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Efficacy and safety of patient-led versus physician-led titration of basal insulin in patients with uncontrolled type 2 diabetes: a meta-analysis of randomized controlled trials
  1. Marco Castellana1,
  2. Filippo Procino1,
  3. Rodolfo Sardone1,
  4. Pierpaolo Trimboli2,3,
  5. Gianluigi Giannelli4
  1. 1Population Health Unit, National Institute of Gastroenterology "Saverio de Bellis", Research Hospital, Castellana Grotte, Italy
  2. 2Clinic of Endocrinology and Diabetology, Lugano and Mendrisio Regional Hospital, Ente Ospedaliero Cantonale, Lugano, Switzerland
  3. 3Faculty of Biomedical Sciences, Università della Svizzera Italiana (USI), Lugano, Switzerland
  4. 4Scientific Direction, National Institute of Gastroenterology "Saverio de Bellis", Research Hospital, Castellana Grotte, Italy
  1. Correspondence to Dr Marco Castellana; mcastellana01{at}


Introduction Insulin is the most effective antihyperglycemic treatment and basal insulin is the preferred initial formulation in patients with type 2 diabetes. However, its effects are dose-dependent, so adequate titration is necessary to reach targets. We performed a meta-analysis to compare the efficacy and safety of patient-led versus physician-led titration of basal insulin in patients with uncontrolled type 2 diabetes.

Research design and methods Four databases were searched from database inception through March 2020. Randomized controlled studies with at least 12 weeks of follow-up of patients with type 2 diabetes allocated to patient-led versus physician-led titration of basal insulin were selected. Data on glycemic endpoints (hemoglobin A1c (HbA1c), fasting plasma glucose (FPG), hypoglycemia) and other outcomes (insulin dose, body weight, patient-reported outcomes, adverse events, rescue medication, discontinuation) were extracted. Data were pooled using a random-effects model.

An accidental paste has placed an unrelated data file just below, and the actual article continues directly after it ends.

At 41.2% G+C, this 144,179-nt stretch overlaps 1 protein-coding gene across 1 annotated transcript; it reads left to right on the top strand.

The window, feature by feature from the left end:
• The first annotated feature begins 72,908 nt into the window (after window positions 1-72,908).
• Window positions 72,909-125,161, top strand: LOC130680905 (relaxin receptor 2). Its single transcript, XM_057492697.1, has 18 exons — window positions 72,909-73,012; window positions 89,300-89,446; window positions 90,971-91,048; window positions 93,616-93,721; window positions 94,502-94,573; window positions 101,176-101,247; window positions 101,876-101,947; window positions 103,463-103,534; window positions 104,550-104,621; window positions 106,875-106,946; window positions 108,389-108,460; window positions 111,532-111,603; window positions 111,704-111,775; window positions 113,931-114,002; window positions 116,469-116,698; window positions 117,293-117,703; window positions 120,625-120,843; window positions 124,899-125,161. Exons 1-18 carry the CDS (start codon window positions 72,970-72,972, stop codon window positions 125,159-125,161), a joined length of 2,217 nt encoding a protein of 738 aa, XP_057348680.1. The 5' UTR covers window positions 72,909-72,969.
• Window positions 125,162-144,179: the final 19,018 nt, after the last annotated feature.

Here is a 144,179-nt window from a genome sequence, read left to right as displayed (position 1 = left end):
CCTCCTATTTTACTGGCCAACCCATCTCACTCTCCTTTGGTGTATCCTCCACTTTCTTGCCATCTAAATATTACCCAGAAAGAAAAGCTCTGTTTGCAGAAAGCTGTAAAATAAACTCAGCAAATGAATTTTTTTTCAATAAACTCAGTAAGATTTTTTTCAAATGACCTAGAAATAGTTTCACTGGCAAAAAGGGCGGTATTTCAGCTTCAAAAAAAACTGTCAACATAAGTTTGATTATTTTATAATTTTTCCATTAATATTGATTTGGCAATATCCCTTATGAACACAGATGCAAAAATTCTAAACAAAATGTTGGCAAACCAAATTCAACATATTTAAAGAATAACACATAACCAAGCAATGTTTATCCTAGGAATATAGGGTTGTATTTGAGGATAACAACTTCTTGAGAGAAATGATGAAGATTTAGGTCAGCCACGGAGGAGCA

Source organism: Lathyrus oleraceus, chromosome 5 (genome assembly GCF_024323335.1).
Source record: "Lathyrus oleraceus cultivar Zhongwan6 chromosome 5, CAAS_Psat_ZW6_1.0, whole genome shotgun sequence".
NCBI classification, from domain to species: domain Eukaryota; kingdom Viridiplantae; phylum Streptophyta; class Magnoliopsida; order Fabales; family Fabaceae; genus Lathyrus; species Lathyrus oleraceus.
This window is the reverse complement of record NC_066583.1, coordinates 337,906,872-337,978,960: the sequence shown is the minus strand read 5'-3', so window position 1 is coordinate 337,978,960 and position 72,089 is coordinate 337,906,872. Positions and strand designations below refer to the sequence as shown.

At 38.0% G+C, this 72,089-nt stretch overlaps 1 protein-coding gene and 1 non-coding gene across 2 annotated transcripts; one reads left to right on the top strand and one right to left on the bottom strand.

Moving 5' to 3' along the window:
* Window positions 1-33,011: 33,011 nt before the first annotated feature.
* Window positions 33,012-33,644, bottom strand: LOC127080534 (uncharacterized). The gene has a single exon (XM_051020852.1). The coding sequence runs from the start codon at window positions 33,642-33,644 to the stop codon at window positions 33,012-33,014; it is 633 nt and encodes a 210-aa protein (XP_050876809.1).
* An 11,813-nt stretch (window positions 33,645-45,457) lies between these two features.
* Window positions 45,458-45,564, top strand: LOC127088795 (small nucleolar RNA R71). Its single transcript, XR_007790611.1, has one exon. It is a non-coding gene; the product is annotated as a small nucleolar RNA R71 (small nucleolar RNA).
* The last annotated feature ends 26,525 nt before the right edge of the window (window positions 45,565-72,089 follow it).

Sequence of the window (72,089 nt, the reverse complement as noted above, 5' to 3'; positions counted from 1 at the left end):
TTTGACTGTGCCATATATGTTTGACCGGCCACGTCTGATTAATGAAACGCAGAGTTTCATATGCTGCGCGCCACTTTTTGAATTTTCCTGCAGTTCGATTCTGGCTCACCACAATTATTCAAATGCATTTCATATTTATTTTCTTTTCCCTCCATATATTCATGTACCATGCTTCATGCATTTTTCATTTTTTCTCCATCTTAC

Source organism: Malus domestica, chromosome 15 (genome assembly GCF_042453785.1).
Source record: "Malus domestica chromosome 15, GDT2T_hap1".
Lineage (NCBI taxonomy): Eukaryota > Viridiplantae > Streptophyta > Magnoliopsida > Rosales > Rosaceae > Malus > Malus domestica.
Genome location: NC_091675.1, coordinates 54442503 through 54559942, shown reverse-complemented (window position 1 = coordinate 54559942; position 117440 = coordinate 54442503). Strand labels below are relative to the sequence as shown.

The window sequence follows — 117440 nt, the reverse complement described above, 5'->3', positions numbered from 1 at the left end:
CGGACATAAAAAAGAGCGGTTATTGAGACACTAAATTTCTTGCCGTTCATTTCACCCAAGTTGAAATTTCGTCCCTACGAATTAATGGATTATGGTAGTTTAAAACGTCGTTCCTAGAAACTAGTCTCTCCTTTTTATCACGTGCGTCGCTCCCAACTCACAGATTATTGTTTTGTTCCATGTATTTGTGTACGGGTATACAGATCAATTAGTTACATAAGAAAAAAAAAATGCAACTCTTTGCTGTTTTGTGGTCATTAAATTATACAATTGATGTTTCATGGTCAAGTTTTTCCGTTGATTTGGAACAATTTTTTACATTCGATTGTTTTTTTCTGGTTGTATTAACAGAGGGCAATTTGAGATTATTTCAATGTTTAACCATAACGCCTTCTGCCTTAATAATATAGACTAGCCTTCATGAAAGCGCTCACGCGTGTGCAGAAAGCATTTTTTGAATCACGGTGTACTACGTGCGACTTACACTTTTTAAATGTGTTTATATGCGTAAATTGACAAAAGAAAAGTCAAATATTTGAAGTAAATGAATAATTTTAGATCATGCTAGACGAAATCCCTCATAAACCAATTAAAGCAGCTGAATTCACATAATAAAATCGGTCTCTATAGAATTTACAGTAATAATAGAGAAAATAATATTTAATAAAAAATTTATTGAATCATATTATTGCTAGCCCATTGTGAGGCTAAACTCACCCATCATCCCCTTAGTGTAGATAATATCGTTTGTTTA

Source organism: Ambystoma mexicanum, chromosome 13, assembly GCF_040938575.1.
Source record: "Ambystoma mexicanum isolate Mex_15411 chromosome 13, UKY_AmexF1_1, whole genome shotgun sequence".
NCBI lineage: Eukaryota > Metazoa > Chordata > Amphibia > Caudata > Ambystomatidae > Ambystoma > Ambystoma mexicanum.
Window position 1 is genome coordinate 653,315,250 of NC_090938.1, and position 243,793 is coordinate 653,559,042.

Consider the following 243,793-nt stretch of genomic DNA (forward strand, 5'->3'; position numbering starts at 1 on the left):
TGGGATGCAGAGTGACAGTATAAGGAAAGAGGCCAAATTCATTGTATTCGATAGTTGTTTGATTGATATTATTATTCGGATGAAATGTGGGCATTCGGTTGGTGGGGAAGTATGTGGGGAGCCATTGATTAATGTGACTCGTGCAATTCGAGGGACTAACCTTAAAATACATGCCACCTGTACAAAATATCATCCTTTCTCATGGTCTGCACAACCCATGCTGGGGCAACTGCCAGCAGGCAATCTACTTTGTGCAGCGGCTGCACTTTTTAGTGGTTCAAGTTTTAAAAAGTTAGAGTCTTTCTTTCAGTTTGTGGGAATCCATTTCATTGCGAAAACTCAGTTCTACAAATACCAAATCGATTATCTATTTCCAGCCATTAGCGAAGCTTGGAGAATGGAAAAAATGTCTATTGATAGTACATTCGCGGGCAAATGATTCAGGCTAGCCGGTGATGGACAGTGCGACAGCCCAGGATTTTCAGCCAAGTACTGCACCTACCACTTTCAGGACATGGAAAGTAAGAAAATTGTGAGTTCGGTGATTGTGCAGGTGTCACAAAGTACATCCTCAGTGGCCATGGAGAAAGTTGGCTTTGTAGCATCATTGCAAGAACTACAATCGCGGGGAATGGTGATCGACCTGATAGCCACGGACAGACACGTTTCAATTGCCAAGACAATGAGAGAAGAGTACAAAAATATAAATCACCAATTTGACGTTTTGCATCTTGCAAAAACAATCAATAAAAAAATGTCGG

Results Six studies evaluating 12 409 patients were finally included. Compared with the physician-led performance, patient-led titration was associated with a statistically significant higher basal insulin dose (+6 IU/day), leading to benefits on HbA1c (−0.1%) and FPG (−5 mg/dL), despite a higher risk of any level hypoglycemia (relative risk=1.1) and a slight increase in body weight (+0.2 kg). No difference was found for the other outcomes.

Conclusions The present study showed that patient-led titration of basal insulin was not inferior to physician-led titration in patients with uncontrolled type 2 diabetes. Therefore, diabetes self-management education and support programs on basal insulin should be widely adopted in clinical practice and patients provided with tools to self-adjust their dose when necessary.

  • insulin
  • diabetes mellitus, type 2
  • meta-analysis

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  • Contributors MC conceived the meta-analysis. MC and FP developed the search strategy and provided statistical expertise. MC drafted the manuscript. All authors contributed to the development of the selection criteria, the risk of bias assessment strategy and data extraction criteria. All authors read, provided feedback, and approved the final manuscript. MC is the guarantor and takes responsibility for the content of the article.

  • Funding The authors have not declared a specific grant for this research from any funding agency in the public, commercial or not-for-profit sectors.

  • Competing interests None declared.

  • Patient consent for publication Not required.

  • Ethics approval This meta-analysis was in accordance with the principles of the Declaration of Helsinki. Analyses were performed on data extracted from published papers.

  • Provenance and peer review Not commissioned; externally peer reviewed.

  • Data availability statement The data sets generated and/or analyzed during the current study are not publicly available but are available from the corresponding author on reasonable request.

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